’s-Hertogenbosch, the city I have been living in for 16 years now, is one of the five nominees.
Over the past 16 years I have seen a lot of development in the cycling infrastructure and climate of this city. Especially in recent years it went from mediocre to very good in my opinion so it will come as no surprise that I wholeheartedly support this nomination.
This election took place 3 times before. It is connected to a nationwide investigation into the cycling climate in the cities and villages of the Netherlands. Veenendaal, a small town in the centre of the Netherlands won in 2000. Groningen, 8th largest city of the Netherlands and home to a large university with many cycling students, was cycling city in 2002. In 2008 Houten was pronounced cycling city in the last competition. Interestingly enough both Houten and Groningen are nominees again this year. Together with Harderwijk (again a small town in the center of the country) and Pijnacker-Nootdorp which really is a commuter suburb of The Hague.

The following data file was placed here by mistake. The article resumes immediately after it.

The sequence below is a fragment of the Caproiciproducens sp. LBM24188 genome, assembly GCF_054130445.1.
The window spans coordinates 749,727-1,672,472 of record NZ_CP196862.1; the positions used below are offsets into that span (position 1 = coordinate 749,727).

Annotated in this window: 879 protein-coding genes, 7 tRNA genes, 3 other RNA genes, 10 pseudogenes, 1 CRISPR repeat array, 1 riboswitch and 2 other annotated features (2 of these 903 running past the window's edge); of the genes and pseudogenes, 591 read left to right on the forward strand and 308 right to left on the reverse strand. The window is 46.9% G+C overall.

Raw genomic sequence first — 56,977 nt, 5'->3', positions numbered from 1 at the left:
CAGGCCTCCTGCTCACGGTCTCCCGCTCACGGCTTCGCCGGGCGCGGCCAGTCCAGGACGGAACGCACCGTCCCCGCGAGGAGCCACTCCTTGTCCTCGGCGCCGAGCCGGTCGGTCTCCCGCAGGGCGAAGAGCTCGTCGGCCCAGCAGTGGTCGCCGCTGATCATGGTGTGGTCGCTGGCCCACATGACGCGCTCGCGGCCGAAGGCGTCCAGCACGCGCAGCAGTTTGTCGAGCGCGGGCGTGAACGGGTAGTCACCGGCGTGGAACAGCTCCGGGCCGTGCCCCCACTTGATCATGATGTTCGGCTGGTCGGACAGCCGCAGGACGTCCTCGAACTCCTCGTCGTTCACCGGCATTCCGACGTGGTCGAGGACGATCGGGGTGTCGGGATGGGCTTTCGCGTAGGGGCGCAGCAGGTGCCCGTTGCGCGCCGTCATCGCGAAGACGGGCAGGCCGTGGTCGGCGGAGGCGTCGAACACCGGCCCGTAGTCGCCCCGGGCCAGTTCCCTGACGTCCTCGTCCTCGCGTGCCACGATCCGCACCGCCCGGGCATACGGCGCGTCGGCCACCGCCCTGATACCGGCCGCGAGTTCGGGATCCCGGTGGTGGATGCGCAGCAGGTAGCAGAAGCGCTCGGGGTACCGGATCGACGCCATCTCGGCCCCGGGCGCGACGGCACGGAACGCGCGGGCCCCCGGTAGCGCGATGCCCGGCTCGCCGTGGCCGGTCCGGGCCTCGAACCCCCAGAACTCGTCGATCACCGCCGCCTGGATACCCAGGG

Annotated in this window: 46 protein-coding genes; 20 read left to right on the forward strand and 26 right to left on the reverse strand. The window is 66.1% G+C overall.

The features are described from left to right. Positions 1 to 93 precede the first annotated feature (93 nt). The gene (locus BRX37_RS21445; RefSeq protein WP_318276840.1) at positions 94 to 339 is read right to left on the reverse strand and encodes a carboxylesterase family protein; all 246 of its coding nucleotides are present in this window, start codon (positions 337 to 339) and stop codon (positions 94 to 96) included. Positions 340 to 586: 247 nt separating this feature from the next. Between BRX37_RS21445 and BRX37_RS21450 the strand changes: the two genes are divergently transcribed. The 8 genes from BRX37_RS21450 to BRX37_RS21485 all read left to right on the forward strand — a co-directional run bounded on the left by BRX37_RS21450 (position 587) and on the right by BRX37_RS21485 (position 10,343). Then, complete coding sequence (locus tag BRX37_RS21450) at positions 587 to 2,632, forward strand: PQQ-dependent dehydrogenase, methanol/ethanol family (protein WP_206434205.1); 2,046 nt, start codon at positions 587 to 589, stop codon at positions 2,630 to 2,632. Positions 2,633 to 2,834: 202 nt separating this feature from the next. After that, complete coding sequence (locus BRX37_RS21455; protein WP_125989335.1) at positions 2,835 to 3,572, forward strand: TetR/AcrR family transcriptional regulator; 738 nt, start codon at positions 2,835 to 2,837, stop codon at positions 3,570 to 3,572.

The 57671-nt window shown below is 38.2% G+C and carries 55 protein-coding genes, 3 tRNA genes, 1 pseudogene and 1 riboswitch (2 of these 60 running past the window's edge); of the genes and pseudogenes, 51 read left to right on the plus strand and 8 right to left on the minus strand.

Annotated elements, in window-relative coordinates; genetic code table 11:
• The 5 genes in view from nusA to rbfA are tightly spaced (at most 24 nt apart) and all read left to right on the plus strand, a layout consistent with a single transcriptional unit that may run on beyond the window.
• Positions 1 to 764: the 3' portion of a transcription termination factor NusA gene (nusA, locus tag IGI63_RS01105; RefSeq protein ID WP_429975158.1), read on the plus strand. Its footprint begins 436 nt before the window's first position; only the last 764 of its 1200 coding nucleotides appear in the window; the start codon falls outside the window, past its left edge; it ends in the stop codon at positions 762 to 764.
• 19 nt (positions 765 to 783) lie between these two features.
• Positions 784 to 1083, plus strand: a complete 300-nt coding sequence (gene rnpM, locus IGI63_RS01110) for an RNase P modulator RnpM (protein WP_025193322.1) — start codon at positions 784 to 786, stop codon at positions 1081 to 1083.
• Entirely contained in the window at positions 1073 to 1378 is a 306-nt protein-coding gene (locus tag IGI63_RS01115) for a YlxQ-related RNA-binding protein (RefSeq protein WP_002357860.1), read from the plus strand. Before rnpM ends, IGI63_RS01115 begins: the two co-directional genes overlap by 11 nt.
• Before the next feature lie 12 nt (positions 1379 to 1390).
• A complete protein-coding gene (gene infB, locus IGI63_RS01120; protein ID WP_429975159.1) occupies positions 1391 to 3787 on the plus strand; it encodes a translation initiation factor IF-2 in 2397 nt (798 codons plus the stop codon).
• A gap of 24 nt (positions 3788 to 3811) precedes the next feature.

Tough competition, but I think ’s-Hertogenbosch does stand a good chance. From the nominees and previous winners it is the only city in the (originally catholic) South of the Netherlands. A region that strangely enough on average sees less cycling than the (originally protestant) North. The jury will put emphasis on the situation for school children. The theme for this year’s competition is ‘onderweg naar school’ which would loosely translate as ‘on our way to school’. In 30 years the average age of children starting to cycle to school on their own in the Netherlands has risen from 6 to 9 years old. Something which alarms the Cyclists’ Union. The city that best makes it possible for children to cycle to school on their own will have a good chance to win this year’s title.
’s-Hertogenbosch has put forward two examples of how they make cycling to school safer and more attractive. A primary school with a new side entrance and a new two way cycle path makes it possible for the school children to avoid contact with cars on the street altogether. A secondary school on the city’s busy circular road got a cycling bridge over that road so crossing it became much safer. The cycle paths around that school all became bi-directional. This makes crossing the road unnecessary for many children. Good examples of what a council can do to improve cycling conditions around schools.
I have put together a video to support the nomination of the city of ’s-Hertogenbosch.